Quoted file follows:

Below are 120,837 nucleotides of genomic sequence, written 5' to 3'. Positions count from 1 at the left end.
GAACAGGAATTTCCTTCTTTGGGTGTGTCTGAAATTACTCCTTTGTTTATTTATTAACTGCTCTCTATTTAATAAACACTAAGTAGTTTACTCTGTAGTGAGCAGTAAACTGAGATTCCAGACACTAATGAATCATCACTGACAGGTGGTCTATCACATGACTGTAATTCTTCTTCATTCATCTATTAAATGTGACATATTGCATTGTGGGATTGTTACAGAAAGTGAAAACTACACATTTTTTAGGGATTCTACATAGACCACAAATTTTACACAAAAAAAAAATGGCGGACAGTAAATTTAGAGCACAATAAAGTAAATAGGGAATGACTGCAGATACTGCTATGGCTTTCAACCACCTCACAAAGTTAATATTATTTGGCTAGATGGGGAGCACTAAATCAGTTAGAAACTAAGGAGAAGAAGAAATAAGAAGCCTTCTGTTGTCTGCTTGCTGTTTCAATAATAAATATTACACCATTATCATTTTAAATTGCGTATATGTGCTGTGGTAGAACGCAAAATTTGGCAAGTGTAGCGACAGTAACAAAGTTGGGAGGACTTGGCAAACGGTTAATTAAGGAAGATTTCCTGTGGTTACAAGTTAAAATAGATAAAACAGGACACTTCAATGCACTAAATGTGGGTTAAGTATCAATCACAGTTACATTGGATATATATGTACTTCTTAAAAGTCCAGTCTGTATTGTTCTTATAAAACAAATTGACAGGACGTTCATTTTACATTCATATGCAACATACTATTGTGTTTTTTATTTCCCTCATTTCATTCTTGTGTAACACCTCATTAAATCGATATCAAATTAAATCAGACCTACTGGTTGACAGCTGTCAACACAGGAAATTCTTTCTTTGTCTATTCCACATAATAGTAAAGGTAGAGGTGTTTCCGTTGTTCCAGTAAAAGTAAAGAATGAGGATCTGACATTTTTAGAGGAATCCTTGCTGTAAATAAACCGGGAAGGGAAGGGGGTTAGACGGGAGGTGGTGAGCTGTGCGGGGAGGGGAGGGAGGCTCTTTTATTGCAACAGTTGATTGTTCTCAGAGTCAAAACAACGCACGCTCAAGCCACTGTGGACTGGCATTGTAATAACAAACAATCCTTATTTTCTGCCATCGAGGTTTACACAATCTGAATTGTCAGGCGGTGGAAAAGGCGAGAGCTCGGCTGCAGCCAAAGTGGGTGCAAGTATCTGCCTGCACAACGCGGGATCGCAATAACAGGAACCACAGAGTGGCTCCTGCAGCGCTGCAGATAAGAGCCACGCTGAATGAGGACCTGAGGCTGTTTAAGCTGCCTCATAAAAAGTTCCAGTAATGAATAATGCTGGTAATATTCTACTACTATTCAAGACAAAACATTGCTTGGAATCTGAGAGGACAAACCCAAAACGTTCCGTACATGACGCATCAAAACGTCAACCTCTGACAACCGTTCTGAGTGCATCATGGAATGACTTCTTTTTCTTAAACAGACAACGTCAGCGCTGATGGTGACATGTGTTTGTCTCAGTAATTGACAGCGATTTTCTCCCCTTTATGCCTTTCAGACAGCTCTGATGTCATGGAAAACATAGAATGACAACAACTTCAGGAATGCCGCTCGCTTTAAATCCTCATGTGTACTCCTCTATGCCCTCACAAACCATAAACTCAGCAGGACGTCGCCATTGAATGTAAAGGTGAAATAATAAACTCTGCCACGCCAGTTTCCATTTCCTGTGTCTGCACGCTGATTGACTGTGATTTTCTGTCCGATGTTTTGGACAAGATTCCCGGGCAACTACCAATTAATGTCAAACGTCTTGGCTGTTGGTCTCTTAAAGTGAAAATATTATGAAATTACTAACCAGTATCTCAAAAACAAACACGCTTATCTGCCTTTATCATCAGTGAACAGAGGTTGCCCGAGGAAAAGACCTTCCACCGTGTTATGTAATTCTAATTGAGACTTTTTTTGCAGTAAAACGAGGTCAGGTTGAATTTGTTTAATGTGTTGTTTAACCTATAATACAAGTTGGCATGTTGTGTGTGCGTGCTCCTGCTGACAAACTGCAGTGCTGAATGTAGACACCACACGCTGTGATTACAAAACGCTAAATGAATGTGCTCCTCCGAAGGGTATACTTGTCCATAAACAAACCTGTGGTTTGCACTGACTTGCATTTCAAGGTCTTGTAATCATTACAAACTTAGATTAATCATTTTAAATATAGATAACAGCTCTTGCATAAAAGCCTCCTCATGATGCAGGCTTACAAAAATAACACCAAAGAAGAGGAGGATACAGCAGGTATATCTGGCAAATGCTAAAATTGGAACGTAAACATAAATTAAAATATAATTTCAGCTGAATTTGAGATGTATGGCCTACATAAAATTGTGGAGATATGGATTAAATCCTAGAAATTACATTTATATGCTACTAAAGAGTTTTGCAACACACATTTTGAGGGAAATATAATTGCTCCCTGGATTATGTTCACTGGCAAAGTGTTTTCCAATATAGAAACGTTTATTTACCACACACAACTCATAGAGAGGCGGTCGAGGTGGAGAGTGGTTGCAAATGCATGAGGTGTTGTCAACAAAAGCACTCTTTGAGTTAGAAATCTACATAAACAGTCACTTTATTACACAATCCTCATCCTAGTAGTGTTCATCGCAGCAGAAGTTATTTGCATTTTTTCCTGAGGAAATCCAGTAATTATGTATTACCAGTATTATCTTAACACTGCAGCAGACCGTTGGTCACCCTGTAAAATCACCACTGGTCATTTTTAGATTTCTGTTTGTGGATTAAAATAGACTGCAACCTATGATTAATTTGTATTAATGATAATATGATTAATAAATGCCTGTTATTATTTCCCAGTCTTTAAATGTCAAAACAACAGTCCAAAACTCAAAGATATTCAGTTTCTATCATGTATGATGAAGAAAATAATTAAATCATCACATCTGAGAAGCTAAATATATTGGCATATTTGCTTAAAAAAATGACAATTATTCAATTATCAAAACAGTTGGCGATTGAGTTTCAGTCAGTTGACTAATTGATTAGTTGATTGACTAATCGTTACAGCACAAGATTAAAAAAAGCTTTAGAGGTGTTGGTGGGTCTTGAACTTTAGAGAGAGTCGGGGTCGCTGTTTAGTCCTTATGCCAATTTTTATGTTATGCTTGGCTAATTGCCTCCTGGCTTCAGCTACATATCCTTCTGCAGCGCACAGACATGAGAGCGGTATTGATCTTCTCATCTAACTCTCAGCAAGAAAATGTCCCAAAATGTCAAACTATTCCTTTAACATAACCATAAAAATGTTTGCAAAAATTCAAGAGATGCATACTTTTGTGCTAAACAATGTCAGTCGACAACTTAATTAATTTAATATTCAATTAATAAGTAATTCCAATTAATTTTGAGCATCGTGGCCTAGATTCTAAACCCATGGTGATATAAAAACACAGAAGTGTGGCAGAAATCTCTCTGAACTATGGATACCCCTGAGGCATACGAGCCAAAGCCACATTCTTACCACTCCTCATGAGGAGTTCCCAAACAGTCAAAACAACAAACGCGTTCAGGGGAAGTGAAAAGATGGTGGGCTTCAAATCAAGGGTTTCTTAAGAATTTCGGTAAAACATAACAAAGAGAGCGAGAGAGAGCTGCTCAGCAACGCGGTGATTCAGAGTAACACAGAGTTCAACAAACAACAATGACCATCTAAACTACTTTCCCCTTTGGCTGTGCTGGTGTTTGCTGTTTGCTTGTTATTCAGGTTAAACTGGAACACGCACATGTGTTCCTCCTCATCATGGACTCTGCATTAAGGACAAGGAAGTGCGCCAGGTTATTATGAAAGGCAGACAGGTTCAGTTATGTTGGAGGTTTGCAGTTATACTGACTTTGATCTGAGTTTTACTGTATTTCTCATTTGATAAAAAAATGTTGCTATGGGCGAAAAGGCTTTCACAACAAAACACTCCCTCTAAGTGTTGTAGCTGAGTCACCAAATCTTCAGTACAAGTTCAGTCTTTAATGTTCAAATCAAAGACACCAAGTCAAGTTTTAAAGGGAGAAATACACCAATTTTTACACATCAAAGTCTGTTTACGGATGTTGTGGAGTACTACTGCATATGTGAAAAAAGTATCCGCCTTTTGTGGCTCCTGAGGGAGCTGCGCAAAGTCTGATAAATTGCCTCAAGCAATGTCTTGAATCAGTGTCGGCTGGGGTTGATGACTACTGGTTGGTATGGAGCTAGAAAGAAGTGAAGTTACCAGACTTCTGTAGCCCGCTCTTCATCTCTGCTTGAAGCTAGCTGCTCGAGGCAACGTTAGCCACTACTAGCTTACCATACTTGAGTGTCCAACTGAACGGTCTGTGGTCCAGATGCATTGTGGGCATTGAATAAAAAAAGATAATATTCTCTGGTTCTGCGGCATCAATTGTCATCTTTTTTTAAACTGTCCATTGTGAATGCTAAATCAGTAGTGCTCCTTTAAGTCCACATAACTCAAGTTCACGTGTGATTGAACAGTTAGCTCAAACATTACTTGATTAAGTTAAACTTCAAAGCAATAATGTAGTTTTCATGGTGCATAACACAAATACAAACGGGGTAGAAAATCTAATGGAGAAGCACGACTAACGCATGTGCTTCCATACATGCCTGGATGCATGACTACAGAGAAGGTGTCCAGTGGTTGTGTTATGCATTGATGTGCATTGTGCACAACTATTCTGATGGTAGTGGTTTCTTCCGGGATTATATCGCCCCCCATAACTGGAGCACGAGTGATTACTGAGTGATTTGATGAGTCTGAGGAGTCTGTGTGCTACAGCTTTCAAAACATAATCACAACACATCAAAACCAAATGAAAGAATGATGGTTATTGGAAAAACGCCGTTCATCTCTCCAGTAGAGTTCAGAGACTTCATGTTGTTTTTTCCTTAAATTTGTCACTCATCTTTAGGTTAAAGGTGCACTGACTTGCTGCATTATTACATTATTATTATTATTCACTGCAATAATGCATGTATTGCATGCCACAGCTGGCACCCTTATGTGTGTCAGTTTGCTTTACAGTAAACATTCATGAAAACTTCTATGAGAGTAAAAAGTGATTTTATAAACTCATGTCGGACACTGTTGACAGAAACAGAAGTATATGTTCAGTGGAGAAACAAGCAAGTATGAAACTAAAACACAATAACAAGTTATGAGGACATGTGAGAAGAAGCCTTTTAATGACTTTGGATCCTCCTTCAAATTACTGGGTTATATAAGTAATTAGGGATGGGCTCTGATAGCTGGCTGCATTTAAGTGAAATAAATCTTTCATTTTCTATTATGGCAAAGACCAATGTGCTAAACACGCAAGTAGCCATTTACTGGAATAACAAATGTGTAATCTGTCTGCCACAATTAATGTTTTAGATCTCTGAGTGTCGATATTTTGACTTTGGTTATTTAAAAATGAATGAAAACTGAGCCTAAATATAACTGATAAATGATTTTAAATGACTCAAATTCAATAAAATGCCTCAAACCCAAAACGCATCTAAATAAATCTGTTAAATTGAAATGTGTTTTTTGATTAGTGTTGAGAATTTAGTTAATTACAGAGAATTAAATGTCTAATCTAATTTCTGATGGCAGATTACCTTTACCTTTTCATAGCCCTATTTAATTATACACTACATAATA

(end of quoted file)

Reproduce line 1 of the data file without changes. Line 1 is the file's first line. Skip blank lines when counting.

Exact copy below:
Below are 120,837 nucleotides of genomic sequence, written 5' to 3'. Positions count from 1 at the left end.